The Ways and Means Committee met on April 22 and reported out several bills. The committee gave a report of favorable with amendments on H.3250, a bill REVISING THE CERTIFICATE OF NEED PROGRAM at the Department of Health and Environmental Control which requires providers of health care services, such as hospitals and nursing homes, to obtain approval for additions to, or significant expansions of, their facilities and services. The legislation includes sunset provisions that eliminate the CON Program on January 1, 2020. The committee gave a favorable report on H.3062, a bill establishing a SALES TAX EXEMPTION FOR CLOTHING DONATED TO NEEDY CHILDREN. The legislation establishes a sales tax exemption for children’s clothing sold to a private charitable organization for the sole purpose of distribution, at no cost, to needy children who are eligible for free meals under the National School Lunch Program of the United States Department of Agriculture. The committee gave a favorable report on H.3568, a bill establishing a SALES TAX EXEMPTION FOR CONSTRUCTION MATERIALS USED IN HOMES FOR THE NEEDY BY NONPROFIT ORGANIZATIONS. This bill provides a state sales tax exemption for construction materials used by a nonprofit organization to build, rehabilitate, or repair a home for the benefit of an individual or family in need. The committee gave a favorable report on H.3147, the "SOUTH CAROLINA GIVING BACK TO OUR VETERANS ACT" legislation that provides a South Carolina income tax deduction for all military retirement benefits attributable to active duty service in the United States Armed Forces. The deduction is gradually phased in under a three-year schedule so that a full deduction for military retirement benefits is provided for taxable years beginning after 2016. The committee gave a favorable report on H.3149, a bill to provide for a ninety-day PROPERTY TAX GRACE PERIOD FOR DEPLOYED MILITARY SERVICE MEMBERS. The legislation requires counties, upon application of the taxpayer, to extend the date for filing returns and the payment of property taxes for persons serving with the United States Armed Forces or National Guard in or near a hazard duty zone. The deferment begins on the tax due date and ends ninety days after the last date of deployment. No interest may be charged during the deployment unless the tax is not paid within the ninety-day grace period. The committee gave a favorable report on H.3002, a bill establishing the CAPITOL POLICE FORCE. The legislation provides for multiple authorities currently responsible for security in various jurisdictions in and around the Capitol Complex to be consolidated within a single Capitol Police Force to provide a clear chain of command in providing police protection for the State House, the capitol grounds and nearby areas, the legislative and other government buildings at the capitol, and the South Carolina Supreme Court Building, as well as for employees and visitors on the premises. The legislation creates the Capitol Police Force Committee, consisting of the Sergeant at Arms of the Senate, the Sergeant at Arms of the House of Representatives, the Marshal of the Supreme Court, and the Director of General Services as a nonvoting member, and establishes the committee's duties, including the appointment of the newly-created position of Chief of the Capitol Police Force who serves at the pleasure of the committee. The Sergeants at Arms and Marshal retain responsibilities regarding their respective legislative and judicial chambers, offices, and meetings. Portions of the Department of Public Safety and the Bureau of Protective Services that provide security at the Capitol Complex are transferred to the new Capitol Police Force, but the consolidation excludes those responsible for protecting the Governor and gubernatorial offices and staff. The legislation establishes the authority for officers to make arrests and perform other law enforcement duties. The legislation authorizes the acceptance of grants and other revenue for funding security at the capitol, requires annual training provided by the State Law Enforcement Division, and provides for coordination with other jurisdictions in criminal investigations and other security matters. The committee gave a report of favorable with amendments on H.3868, the "WETLANDS CONSERVATION ACT" which includes recommendations of the Isolated Wetlands and Carolina Bays Task Force. The legislation revises the conservation criteria that the South Carolina Conservation Bank uses for awarding grants and loans from its trust fund so as to add isolated wetlands and Carolina Bays as well as the acquisition, reclamation, or improvement of wetlands and their associated dikes, canals, water control structures, and water control devices on Wildlife Management Areas owned and managed by the Department of Natural Resources. The legislation discontinues the use of Conservation Bank funds for the exclusive conservation of sites of unique historical or archaeological significance and provides that up to eight and thirty-three one hundredths percent of the monies credited to the trust fund after June 30, 2015, may be devoted to the new wetlands criteria relating to DNR Wildlife Management Areas. The legislation provides that any funds collected by the South Carolina Conservation Bank in excess of the amount authorized in the annual appropriations bill must be transferred to the Department of Natural Resources for operation and management of Wildlife Management Areas. The reconfiguration of funding is offered as a means of allowing DNR to better facilitate public access to lands conserved for public use. The committee gave a report of favorable with amendments on H.3874, a bill establishing provisions for a RENEWABLE ENERGY INCOME TAX CREDIT for a taxpayer that constructs, purchases, or leases renewable energy property located on the Environmental Protection Agency’s National Priority List, National Priority List Equivalent Sites, and related removal actions, located in the state of South Carolina. The legislation provides for an income tax credit equal to thirty-five percent of the cost, including the cost of installation, of putting into service certain solar, geothermal, biomass, wind energy, hydroelectric, and other renewable energy facilities subject to certain caps and stipulations based upon the type of facility. A sunset provision is included so that the credits will only be available through 2016. The committee gave a favorable report on H.3113, a bill providing for the INCLUSION OF ENVIRONMENTAL REMEDIATION UNDER COUNTY TAX INCREMENT FINANCING REDEVELOPMENT PROJECT COSTS. The legislation revises redevelopment project cost provisions of the Tax Increment Financing Act for Counties so as to provide that property assembly costs also include the cost of environmental remediation. The committee gave a report of favorable with amendments on H.3725, a bill REVISING TAX CREDITS FOR THE REHABILITATION OF ABANDONED BUILDINGS AND HISTORIC STRUCTURES. The legislation includes criteria for a state-owned abandoned building that affords tax credit eligibility for rehabilitating a building of a certain size abandoned for more than five years that was most recently owned by the State, or an agency, instrumentality, or political subdivision of the State. The legislation revises tax credit provisions for rehabilitating certified historic structures to provide that a taxpayer may elect a twenty-five percent tax credit in lieu of the current ten percent tax credit, not to exceed one million dollars for each certified historic structure. A three-year, rather than a five-year, write-off period is established for the tax credits for rehabilitation expenses of abandoned buildings and historic structures. The committee gave a favorable report on H.3259, a bill providing for an EXPANSION OF SOUTH CAROLINA RETAIL FACILITIES REVITALIZATION ACT ELIGIBILITY. The legislation revises the South Carolina Retail Facilities Revitalization Act, so as to reduce the minimum square footage requirement for an eligible site from forty thousand square feet to twenty-five thousand square feet. The committee gave a favorable report on H.3152. The legislation establishes a limit on general fund appropriations for a fiscal year set at the total amount of the general fund revenue estimate as of February 15, 2015, for fiscal year 2015-2016, increased annually and cumulatively by a percentage determined by population increases and increases in inflation as expressed by the consumer price index. A SPENDING LIMIT RESERVE FUND is established to receive all surplus general fund revenues in excess of the spending limit. The Spending Limit Reserve Fund must first be used to address any revenue shortfalls and then any remaining balance may be appropriated for, or used to offset revenue reductions for, the following list of priorities: temporary tax reductions; infrastructure improvements ranging from highway, rail, water, air, and other transportation facilities to basic government facilities, services, and installations such as water, sewer, and public sector communications; school buildings; school buses; and expenses incurred by the state as a result of natural or other disasters declared by the President of the United States. The legislation provides for the appropriation of fund revenues after these priorities are met and requires that appropriation of Spending Limit Reserve Fund revenues must be made by a joint resolution originating in the House of Representatives. The legislation excludes constitutional and statutory requirements from the new spending limit and provides for the limitation to be suspended for a fiscal year for a specific amount upon a special vote of the General Assembly. The legislation provides that this limit first applies for Fiscal Year 2016-2017. The committee gave a report of favorable with amendments on H.3027, a bill establishing requirements for ANNUAL STATE AGENCY REPORTS ON FEDERAL FINANCIAL ASSISTANCE. This legislation requires that, by October thirty-first of each year, each state agency shall submit a report detailing its federal receipts and developing a plan should its federal funding be reduced. These reports must be relayed to the Governor and legislative budget-writing committees by November thirtieth. By February fifteenth of each year, the Chairman of the Senate Finance Committee and the Chairman of the House Ways and Means Committee must place the most recently received reports on the agenda for review and consideration. The committee gave a report of favorable with amendments on H.3768, a bill providing for the "SOUTH CAROLINA ABLE SAVINGS PROGRAM" to establish savings accounts as a means of empowering individuals with a disability and their families to save private funds to support the individual with a disability. The legislation establishes the Savings Program Trust Fund and Savings Expense Trust Fund and provides guidelines to the State Treasurer for the maintenance of these accounts. The legislation allows for state implementation that coordinates with the federal Achieving Better Life Experience (ABLE) Act of 2014. The committee gave a report of favorable with amendments on H.3313, a bill relating to the RECLASSIFICATION OF REAL PROPERTY FOR TAX PURPOSES. The legislation provides that, when calculating roll-back tax due on a parcel of real property changed from agricultural to commercial or residential use, the value used for platted green space or open space use of the parcel, if such use is ten percent or more of the parcel, must be valued based on the green space or open space use. The legislation provides that, after a parcel of real property has undergone an assessable transfer of interest, delinquent property tax and penalties assessed because the property was improperly classified as owner-occupied residential property while owned by the transferor are solely a personal liability of the transferor and do not constitute a lien on the property and are not enforceable against the property after the assessable transfer of interest if the transferee is a bona fide purchaser for value without notice. Under the legislation, these provisions that taxes and penalties assessed because of misclassification of real property remain the obligation of the property owner at the time of the misclassification rather than the responsibility of the buyer of the property would apply not only to property sales but also to trust distributions and property settlements in divorces. The committee gave a favorable report on H.3562, a bill enacting the "LOCAL OPTION SCHOOL OPERATING MILLAGE PROPERTY TAX CREDIT ACT" to provide authority for a county governing body, with referendum approval, to impose a one percent sales tax the revenue of which is used to provide a credit against property tax levied in the county for school operations. The legislation provides that the tax may be rescinded by referendum initiated by a petition of fifteen percent of the qualified electors of the county or by ordinance if the governing body of the county determines that changes in state law providing for the financing of school operations make the original purpose of the tax impossible to accomplish under the existing law.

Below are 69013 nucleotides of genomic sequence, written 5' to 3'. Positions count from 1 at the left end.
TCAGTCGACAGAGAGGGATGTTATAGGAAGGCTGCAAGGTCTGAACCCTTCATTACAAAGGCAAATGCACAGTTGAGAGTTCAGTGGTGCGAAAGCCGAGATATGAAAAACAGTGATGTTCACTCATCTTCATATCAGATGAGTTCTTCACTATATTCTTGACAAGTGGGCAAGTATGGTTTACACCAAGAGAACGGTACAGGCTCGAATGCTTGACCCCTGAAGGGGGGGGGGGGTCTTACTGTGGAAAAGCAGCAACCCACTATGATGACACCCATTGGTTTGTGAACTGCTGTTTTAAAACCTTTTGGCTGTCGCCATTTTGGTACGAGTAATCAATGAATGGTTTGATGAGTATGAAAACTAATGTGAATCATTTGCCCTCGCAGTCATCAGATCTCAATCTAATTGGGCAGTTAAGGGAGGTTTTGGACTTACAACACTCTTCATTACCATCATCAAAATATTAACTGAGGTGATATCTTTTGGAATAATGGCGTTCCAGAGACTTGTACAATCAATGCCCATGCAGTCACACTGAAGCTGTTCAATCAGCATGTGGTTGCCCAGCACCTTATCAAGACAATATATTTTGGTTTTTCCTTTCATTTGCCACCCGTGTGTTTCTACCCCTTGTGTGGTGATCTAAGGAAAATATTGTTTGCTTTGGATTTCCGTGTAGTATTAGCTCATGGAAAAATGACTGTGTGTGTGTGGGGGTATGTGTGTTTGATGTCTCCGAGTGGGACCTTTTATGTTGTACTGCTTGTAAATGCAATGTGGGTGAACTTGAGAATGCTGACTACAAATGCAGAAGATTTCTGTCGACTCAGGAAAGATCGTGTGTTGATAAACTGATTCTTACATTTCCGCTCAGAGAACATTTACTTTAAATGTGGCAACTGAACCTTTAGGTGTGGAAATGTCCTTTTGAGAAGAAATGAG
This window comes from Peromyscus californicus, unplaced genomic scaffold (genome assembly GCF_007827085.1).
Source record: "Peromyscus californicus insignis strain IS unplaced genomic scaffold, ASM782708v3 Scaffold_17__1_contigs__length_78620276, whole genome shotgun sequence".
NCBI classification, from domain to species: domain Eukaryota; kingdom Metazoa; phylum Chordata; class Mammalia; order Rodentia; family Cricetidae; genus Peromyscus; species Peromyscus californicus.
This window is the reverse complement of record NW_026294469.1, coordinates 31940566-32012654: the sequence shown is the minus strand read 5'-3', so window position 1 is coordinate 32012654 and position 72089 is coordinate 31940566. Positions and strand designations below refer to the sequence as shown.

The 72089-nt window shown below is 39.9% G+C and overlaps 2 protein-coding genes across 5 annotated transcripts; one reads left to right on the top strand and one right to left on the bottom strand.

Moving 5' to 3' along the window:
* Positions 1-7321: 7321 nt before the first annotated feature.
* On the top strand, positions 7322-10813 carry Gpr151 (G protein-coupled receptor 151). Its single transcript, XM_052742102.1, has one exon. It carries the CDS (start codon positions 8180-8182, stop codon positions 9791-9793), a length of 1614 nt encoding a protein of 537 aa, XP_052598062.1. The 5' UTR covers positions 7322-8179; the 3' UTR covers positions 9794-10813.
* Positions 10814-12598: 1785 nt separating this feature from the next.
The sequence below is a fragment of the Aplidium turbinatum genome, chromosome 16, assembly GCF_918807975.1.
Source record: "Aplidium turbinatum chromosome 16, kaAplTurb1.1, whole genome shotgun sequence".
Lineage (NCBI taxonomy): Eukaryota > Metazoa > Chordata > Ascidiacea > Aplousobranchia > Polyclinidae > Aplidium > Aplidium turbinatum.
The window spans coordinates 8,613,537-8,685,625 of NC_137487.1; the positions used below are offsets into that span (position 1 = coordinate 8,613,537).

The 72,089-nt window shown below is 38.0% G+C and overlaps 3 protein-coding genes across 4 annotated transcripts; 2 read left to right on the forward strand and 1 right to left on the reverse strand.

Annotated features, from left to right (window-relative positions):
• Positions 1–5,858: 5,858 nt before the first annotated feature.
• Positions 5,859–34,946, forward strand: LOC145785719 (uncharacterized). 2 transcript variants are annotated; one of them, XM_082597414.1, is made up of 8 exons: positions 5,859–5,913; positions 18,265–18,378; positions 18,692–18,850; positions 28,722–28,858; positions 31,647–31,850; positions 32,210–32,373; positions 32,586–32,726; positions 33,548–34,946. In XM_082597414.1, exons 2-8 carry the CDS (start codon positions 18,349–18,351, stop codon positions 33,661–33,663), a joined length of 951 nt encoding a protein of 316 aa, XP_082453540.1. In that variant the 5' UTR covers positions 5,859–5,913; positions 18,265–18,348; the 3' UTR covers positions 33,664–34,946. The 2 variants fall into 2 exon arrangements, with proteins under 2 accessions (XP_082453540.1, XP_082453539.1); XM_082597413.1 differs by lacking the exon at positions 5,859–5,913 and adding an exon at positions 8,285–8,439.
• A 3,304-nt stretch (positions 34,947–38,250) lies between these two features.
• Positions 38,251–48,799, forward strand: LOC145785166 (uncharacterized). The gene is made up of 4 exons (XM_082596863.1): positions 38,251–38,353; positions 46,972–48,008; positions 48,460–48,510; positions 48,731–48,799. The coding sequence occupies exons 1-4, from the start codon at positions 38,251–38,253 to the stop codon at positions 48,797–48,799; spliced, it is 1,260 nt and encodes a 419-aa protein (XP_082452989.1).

S.255 ARREST AND BOOKING RECORD DESTRUCTION AFTER NO CONVICTION Sen. Thurmond
This bill provides for the no-cost removal and destruction of arrest and booking records published on websites when the charges published have been discharged or dismissed. It also sets out penalties for website operators who fail to timely remove the arrest and booking records. S.500 CHILD SUPPORT RECOVERY Sen. Hayes
This bill includes revisions to state law to match federal requirements regarding uniform family support including international child support enforcement, other family maintenance, and determining paternity of children.